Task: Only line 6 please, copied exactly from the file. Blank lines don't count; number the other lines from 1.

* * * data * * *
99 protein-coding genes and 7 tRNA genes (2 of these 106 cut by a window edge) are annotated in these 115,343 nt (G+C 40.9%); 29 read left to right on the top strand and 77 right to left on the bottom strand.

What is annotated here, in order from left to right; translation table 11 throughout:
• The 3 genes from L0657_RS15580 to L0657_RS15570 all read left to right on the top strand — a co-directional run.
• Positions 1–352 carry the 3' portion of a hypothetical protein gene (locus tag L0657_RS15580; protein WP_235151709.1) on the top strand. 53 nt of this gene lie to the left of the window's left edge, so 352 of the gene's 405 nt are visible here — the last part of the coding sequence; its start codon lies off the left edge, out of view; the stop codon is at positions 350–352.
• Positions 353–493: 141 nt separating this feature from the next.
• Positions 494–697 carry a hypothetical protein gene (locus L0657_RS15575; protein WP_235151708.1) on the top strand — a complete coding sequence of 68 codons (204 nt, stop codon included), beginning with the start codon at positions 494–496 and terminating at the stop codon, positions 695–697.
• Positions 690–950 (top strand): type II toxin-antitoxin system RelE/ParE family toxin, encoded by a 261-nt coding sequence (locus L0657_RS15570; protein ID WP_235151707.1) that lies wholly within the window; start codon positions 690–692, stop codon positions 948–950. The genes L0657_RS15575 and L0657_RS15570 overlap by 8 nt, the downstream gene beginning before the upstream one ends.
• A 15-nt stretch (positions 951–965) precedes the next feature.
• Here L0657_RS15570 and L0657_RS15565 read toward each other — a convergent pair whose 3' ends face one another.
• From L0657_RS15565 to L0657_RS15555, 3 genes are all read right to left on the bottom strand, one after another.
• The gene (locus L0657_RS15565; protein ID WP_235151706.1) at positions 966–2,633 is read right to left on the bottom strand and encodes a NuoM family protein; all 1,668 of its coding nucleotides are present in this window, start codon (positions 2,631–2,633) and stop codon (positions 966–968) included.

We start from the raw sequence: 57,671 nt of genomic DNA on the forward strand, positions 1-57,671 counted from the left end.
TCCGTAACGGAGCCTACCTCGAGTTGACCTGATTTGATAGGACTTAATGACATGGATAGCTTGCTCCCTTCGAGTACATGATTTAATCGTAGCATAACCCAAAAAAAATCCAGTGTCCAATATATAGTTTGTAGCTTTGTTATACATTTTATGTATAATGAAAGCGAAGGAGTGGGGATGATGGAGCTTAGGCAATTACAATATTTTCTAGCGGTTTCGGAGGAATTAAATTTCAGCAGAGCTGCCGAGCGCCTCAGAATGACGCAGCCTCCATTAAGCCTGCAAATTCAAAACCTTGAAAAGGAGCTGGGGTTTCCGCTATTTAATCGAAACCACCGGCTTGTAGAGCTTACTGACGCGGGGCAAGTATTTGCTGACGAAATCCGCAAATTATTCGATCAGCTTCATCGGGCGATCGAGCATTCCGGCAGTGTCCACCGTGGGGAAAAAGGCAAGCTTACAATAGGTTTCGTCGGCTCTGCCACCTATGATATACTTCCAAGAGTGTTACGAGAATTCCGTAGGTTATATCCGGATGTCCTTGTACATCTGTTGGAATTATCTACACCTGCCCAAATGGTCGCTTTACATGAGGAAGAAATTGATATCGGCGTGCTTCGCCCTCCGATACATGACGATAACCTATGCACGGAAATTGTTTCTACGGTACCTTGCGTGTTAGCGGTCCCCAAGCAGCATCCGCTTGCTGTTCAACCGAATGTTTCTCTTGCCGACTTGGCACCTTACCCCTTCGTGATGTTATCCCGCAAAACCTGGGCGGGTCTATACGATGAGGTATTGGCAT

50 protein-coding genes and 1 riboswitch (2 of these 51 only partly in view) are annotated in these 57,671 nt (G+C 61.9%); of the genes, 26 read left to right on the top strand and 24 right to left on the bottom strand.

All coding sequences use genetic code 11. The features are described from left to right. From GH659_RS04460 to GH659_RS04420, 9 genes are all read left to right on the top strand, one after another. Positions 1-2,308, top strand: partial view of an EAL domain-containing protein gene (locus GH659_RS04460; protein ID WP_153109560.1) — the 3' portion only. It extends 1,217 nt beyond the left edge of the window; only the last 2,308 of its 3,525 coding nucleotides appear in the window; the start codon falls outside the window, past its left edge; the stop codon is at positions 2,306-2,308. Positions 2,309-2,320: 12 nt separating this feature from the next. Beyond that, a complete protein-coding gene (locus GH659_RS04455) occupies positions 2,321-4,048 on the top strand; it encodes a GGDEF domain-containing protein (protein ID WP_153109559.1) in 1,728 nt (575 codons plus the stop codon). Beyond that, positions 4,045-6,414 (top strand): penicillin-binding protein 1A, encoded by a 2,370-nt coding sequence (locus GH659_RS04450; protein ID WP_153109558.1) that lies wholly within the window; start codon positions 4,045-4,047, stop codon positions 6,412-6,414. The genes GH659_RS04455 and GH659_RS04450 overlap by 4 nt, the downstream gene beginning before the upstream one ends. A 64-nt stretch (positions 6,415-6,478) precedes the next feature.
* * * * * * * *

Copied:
• Positions 494–697 carry a hypothetical protein gene (locus L0657_RS15575; protein WP_235151708.1) on the top strand — a complete coding sequence of 68 codons (204 nt, stop codon included), beginning with the start codon at positions 494–496 and terminating at the stop codon, positions 695–697.